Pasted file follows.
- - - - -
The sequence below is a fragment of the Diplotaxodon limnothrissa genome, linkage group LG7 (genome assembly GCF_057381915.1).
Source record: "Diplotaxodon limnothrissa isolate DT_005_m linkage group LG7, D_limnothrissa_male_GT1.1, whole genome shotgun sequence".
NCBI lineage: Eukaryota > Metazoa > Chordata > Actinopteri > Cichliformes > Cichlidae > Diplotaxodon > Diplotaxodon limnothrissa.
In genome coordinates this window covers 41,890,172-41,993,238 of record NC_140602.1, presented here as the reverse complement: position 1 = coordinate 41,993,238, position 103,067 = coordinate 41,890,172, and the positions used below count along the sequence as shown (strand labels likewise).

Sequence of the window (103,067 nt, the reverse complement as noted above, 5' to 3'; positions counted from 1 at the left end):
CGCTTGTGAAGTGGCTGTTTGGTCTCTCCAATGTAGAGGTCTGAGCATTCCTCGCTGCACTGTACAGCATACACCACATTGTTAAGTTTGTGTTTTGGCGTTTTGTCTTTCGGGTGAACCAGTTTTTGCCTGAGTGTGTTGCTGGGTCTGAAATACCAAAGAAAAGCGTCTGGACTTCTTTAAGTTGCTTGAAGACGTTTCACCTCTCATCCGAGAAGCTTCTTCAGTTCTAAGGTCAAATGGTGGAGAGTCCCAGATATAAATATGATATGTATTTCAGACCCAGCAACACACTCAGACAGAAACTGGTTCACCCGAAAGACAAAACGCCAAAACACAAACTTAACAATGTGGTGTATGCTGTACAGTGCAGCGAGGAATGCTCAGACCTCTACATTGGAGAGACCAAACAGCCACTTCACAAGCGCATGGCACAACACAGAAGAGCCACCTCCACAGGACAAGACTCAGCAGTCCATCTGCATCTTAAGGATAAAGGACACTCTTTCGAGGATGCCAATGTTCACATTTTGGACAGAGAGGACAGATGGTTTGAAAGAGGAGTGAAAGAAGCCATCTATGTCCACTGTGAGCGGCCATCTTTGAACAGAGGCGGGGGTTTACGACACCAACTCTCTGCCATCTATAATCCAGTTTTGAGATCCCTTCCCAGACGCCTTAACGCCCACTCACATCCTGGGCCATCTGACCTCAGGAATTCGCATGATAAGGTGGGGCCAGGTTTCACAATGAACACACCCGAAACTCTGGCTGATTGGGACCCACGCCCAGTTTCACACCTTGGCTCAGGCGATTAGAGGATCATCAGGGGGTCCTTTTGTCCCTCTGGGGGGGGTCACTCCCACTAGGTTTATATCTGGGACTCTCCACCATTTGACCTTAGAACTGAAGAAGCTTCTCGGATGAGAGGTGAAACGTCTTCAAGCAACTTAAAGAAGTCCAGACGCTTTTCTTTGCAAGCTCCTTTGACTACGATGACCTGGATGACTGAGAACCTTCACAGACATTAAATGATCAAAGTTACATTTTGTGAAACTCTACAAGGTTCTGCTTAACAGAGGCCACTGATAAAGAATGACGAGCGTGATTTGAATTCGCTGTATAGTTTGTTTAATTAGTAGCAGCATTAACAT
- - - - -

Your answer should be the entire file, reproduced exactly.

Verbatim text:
The sequence below is a fragment of the Diplotaxodon limnothrissa genome, linkage group LG7 (genome assembly GCF_057381915.1).
Source record: "Diplotaxodon limnothrissa isolate DT_005_m linkage group LG7, D_limnothrissa_male_GT1.1, whole genome shotgun sequence".
NCBI lineage: Eukaryota > Metazoa > Chordata > Actinopteri > Cichliformes > Cichlidae > Diplotaxodon > Diplotaxodon limnothrissa.
In genome coordinates this window covers 41,890,172-41,993,238 of record NC_140602.1, presented here as the reverse complement: position 1 = coordinate 41,993,238, position 103,067 = coordinate 41,890,172, and the positions used below count along the sequence as shown (strand labels likewise).

Sequence of the window (103,067 nt, the reverse complement as noted above, 5' to 3'; positions counted from 1 at the left end):
CGCTTGTGAAGTGGCTGTTTGGTCTCTCCAATGTAGAGGTCTGAGCATTCCTCGCTGCACTGTACAGCATACACCACATTGTTAAGTTTGTGTTTTGGCGTTTTGTCTTTCGGGTGAACCAGTTTTTGCCTGAGTGTGTTGCTGGGTCTGAAATACCAAAGAAAAGCGTCTGGACTTCTTTAAGTTGCTTGAAGACGTTTCACCTCTCATCCGAGAAGCTTCTTCAGTTCTAAGGTCAAATGGTGGAGAGTCCCAGATATAAATATGATATGTATTTCAGACCCAGCAACACACTCAGACAGAAACTGGTTCACCCGAAAGACAAAACGCCAAAACACAAACTTAACAATGTGGTGTATGCTGTACAGTGCAGCGAGGAATGCTCAGACCTCTACATTGGAGAGACCAAACAGCCACTTCACAAGCGCATGGCACAACACAGAAGAGCCACCTCCACAGGACAAGACTCAGCAGTCCATCTGCATCTTAAGGATAAAGGACACTCTTTCGAGGATGCCAATGTTCACATTTTGGACAGAGAGGACAGATGGTTTGAAAGAGGAGTGAAAGAAGCCATCTATGTCCACTGTGAGCGGCCATCTTTGAACAGAGGCGGGGGTTTACGACACCAACTCTCTGCCATCTATAATCCAGTTTTGAGATCCCTTCCCAGACGCCTTAACGCCCACTCACATCCTGGGCCATCTGACCTCAGGAATTCGCATGATAAGGTGGGGCCAGGTTTCACAATGAACACACCCGAAACTCTGGCTGATTGGGACCCACGCCCAGTTTCACACCTTGGCTCAGGCGATTAGAGGATCATCAGGGGGTCCTTTTGTCCCTCTGGGGGGGGTCACTCCCACTAGGTTTATATCTGGGACTCTCCACCATTTGACCTTAGAACTGAAGAAGCTTCTCGGATGAGAGGTGAAACGTCTTCAAGCAACTTAAAGAAGTCCAGACGCTTTTCTTTGCAAGCTCCTTTGACTACGATGACCTGGATGACTGAGAACCTTCACAGACATTAAATGATCAAAGTTACATTTTGTGAAACTCTACAAGGTTCTGCTTAACAGAGGCCACTGATAAAGAATGACGAGCGTGATTTGAATTCGCTGTATAGTTTGTTTAATTAGTAGCAGCATTAACAT